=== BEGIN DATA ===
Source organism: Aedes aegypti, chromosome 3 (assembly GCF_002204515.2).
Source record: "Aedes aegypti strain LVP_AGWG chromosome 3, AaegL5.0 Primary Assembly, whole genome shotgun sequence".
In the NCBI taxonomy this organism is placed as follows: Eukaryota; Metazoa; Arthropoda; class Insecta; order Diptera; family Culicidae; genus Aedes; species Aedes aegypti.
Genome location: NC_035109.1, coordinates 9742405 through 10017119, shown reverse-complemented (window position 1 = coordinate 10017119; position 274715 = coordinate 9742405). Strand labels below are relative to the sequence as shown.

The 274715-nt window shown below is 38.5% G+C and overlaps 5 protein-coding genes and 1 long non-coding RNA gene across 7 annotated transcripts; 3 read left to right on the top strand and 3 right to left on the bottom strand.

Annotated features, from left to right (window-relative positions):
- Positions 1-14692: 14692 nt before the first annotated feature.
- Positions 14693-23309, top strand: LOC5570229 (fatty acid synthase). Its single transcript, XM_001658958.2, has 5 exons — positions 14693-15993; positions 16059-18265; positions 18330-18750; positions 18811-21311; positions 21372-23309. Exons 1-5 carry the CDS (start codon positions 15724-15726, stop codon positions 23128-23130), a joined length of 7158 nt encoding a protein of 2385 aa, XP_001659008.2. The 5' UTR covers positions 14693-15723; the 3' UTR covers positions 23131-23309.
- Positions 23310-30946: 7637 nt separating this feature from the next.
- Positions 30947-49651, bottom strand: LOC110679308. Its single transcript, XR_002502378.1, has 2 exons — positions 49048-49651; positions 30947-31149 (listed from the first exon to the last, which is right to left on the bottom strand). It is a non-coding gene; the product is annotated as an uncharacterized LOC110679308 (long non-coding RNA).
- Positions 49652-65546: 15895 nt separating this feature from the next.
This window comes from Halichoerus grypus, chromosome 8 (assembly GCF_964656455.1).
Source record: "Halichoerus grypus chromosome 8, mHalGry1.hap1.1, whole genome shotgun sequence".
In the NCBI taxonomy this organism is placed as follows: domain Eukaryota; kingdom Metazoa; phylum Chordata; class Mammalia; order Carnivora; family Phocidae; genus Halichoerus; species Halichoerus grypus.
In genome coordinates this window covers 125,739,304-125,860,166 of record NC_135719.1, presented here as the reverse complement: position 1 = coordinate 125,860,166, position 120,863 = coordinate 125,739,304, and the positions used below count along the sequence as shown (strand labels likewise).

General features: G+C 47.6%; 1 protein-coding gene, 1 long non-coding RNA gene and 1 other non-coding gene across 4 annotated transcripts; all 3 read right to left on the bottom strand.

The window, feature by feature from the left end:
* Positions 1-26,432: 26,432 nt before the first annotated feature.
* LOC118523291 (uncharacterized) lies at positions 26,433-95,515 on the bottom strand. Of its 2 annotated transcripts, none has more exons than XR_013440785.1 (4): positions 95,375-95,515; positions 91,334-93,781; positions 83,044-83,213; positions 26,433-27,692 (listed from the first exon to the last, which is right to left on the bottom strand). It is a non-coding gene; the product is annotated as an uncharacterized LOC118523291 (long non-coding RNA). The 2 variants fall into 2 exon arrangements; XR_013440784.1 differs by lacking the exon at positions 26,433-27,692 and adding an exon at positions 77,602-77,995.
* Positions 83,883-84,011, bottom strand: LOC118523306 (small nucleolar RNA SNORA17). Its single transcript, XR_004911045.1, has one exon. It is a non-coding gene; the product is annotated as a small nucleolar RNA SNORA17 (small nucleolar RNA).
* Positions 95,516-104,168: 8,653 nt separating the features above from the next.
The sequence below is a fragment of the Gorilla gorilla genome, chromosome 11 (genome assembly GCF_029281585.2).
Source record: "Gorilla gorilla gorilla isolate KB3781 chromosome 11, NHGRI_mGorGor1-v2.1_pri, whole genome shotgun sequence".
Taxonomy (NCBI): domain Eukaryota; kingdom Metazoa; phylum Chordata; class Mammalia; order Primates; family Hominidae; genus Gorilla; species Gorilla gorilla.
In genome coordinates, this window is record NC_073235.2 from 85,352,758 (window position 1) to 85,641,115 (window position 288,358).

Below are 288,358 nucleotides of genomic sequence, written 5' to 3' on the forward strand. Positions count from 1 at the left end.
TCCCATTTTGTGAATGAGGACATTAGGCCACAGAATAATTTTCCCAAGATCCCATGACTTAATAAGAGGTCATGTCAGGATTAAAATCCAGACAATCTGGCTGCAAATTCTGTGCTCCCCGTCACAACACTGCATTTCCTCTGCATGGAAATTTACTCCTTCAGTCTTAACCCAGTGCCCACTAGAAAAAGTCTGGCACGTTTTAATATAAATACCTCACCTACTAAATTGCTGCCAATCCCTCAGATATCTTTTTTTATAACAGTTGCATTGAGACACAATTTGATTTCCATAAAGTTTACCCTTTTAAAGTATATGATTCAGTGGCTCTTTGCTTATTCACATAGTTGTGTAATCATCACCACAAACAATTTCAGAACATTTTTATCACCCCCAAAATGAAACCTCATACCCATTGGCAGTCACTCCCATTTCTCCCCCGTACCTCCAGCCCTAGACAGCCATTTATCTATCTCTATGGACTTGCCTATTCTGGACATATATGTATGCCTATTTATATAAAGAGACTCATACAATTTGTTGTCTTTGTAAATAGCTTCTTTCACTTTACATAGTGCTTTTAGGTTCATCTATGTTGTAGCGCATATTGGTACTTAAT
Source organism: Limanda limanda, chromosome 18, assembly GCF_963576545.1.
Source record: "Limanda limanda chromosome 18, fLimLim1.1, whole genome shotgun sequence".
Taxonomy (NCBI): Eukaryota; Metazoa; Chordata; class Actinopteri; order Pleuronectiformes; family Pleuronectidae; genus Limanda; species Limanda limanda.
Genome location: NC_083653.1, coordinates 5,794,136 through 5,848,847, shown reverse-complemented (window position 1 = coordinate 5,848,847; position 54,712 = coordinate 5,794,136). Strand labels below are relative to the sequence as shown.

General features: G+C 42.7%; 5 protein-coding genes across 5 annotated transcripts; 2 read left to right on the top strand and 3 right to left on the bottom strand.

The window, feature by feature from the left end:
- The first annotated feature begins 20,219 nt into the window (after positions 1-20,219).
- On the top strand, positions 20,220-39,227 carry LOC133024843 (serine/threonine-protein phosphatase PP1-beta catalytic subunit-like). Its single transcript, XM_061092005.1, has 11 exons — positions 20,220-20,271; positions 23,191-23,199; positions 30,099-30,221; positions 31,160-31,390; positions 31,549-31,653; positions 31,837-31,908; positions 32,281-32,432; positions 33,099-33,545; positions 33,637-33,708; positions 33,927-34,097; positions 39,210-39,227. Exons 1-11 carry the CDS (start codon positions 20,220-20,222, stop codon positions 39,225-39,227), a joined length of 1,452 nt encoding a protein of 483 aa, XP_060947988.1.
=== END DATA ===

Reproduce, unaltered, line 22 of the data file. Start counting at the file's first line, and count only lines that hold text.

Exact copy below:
The sequence below is a fragment of the Gorilla gorilla genome, chromosome 11 (genome assembly GCF_029281585.2).